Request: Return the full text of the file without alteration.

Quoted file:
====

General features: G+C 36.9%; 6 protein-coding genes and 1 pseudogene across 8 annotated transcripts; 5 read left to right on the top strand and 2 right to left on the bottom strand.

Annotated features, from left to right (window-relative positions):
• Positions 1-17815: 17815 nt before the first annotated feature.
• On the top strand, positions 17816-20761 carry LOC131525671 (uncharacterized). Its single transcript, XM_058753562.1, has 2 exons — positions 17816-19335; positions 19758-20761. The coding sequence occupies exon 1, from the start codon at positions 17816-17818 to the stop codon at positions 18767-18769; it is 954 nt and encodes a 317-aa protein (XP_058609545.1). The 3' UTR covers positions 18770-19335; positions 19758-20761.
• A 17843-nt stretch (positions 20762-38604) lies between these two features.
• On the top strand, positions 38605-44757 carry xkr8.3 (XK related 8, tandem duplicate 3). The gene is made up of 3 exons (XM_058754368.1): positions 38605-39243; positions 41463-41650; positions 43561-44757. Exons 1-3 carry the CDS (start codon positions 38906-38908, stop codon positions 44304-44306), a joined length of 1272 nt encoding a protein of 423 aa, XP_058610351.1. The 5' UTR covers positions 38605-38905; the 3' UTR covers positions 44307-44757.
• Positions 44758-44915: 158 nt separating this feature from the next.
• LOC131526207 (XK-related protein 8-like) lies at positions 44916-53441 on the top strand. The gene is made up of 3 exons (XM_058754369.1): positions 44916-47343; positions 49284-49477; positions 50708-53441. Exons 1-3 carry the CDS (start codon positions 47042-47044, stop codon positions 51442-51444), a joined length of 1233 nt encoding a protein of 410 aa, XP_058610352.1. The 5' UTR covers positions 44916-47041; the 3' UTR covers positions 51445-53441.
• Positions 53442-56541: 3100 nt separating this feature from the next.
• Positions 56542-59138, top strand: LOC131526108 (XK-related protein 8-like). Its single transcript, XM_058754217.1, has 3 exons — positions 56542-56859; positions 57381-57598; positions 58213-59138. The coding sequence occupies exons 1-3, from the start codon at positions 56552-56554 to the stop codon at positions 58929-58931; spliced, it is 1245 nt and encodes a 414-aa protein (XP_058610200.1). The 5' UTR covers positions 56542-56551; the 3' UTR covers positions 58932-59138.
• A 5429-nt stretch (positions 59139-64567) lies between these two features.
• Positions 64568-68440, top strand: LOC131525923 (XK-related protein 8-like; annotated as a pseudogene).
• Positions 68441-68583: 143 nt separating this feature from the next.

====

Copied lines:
General features: G+C 36.9%; 6 protein-coding genes and 1 pseudogene across 8 annotated transcripts; 5 read left to right on the top strand and 2 right to left on the bottom strand.

Annotated features, from left to right (window-relative positions):
• Positions 1-17815: 17815 nt before the first annotated feature.
• On the top strand, positions 17816-20761 carry LOC131525671 (uncharacterized). Its single transcript, XM_058753562.1, has 2 exons — positions 17816-19335; positions 19758-20761. The coding sequence occupies exon 1, from the start codon at positions 17816-17818 to the stop codon at positions 18767-18769; it is 954 nt and encodes a 317-aa protein (XP_058609545.1). The 3' UTR covers positions 18770-19335; positions 19758-20761.
• A 17843-nt stretch (positions 20762-38604) lies between these two features.
• On the top strand, positions 38605-44757 carry xkr8.3 (XK related 8, tandem duplicate 3). The gene is made up of 3 exons (XM_058754368.1): positions 38605-39243; positions 41463-41650; positions 43561-44757. Exons 1-3 carry the CDS (start codon positions 38906-38908, stop codon positions 44304-44306), a joined length of 1272 nt encoding a protein of 423 aa, XP_058610351.1. The 5' UTR covers positions 38605-38905; the 3' UTR covers positions 44307-44757.
• Positions 44758-44915: 158 nt separating this feature from the next.
• LOC131526207 (XK-related protein 8-like) lies at positions 44916-53441 on the top strand. The gene is made up of 3 exons (XM_058754369.1): positions 44916-47343; positions 49284-49477; positions 50708-53441. Exons 1-3 carry the CDS (start codon positions 47042-47044, stop codon positions 51442-51444), a joined length of 1233 nt encoding a protein of 410 aa, XP_058610352.1. The 5' UTR covers positions 44916-47041; the 3' UTR covers positions 51445-53441.
• Positions 53442-56541: 3100 nt separating this feature from the next.
• Positions 56542-59138, top strand: LOC131526108 (XK-related protein 8-like). Its single transcript, XM_058754217.1, has 3 exons — positions 56542-56859; positions 57381-57598; positions 58213-59138. The coding sequence occupies exons 1-3, from the start codon at positions 56552-56554 to the stop codon at positions 58929-58931; spliced, it is 1245 nt and encodes a 414-aa protein (XP_058610200.1). The 5' UTR covers positions 56542-56551; the 3' UTR covers positions 58932-59138.
• A 5429-nt stretch (positions 59139-64567) lies between these two features.
• Positions 64568-68440, top strand: LOC131525923 (XK-related protein 8-like; annotated as a pseudogene).
• Positions 68441-68583: 143 nt separating this feature from the next.